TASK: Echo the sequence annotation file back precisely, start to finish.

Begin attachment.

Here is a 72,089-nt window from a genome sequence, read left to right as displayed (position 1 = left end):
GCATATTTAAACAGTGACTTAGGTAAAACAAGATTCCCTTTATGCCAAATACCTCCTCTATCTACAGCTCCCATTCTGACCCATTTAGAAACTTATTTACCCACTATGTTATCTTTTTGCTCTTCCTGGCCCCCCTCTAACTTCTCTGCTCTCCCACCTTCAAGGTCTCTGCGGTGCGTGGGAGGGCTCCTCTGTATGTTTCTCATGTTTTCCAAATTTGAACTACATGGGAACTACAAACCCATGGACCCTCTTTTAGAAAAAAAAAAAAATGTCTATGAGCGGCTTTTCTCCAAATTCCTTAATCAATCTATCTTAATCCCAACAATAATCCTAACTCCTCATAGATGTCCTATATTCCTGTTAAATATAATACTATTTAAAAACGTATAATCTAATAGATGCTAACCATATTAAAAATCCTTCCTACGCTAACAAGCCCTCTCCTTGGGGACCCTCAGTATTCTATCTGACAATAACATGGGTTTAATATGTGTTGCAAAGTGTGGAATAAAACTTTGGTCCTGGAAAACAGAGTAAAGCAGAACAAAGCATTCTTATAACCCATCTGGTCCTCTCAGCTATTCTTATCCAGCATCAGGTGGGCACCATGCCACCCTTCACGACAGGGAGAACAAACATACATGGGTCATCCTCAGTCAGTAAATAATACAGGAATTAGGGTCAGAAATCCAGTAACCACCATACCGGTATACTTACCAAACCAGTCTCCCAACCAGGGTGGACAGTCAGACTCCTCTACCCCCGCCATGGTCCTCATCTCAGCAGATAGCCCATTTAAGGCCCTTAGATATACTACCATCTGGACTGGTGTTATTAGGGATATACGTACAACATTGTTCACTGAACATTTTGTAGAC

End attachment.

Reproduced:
Here is a 72,089-nt window from a genome sequence, read left to right as displayed (position 1 = left end):
GCATATTTAAACAGTGACTTAGGTAAAACAAGATTCCCTTTATGCCAAATACCTCCTCTATCTACAGCTCCCATTCTGACCCATTTAGAAACTTATTTACCCACTATGTTATCTTTTTGCTCTTCCTGGCCCCCCTCTAACTTCTCTGCTCTCCCACCTTCAAGGTCTCTGCGGTGCGTGGGAGGGCTCCTCTGTATGTTTCTCATGTTTTCCAAATTTGAACTACATGGGAACTACAAACCCATGGACCCTCTTTTAGAAAAAAAAAAAAATGTCTATGAGCGGCTTTTCTCCAAATTCCTTAATCAATCTATCTTAATCCCAACAATAATCCTAACTCCTCATAGATGTCCTATATTCCTGTTAAATATAATACTATTTAAAAACGTATAATCTAATAGATGCTAACCATATTAAAAATCCTTCCTACGCTAACAAGCCCTCTCCTTGGGGACCCTCAGTATTCTATCTGACAATAACATGGGTTTAATATGTGTTGCAAAGTGTGGAATAAAACTTTGGTCCTGGAAAACAGAGTAAAGCAGAACAAAGCATTCTTATAACCCATCTGGTCCTCTCAGCTATTCTTATCCAGCATCAGGTGGGCACCATGCCACCCTTCACGACAGGGAGAACAAACATACATGGGTCATCCTCAGTCAGTAAATAATACAGGAATTAGGGTCAGAAATCCAGTAACCACCATACCGGTATACTTACCAAACCAGTCTCCCAACCAGGGTGGACAGTCAGACTCCTCTACCCCCGCCATGGTCCTCATCTCAGCAGATAGCCCATTTAAGGCCCTTAGATATACTACCATCTGGACTGGTGTTATTAGGGATATACGTACAACATTGTTCACTGAACATTTTGTAGAC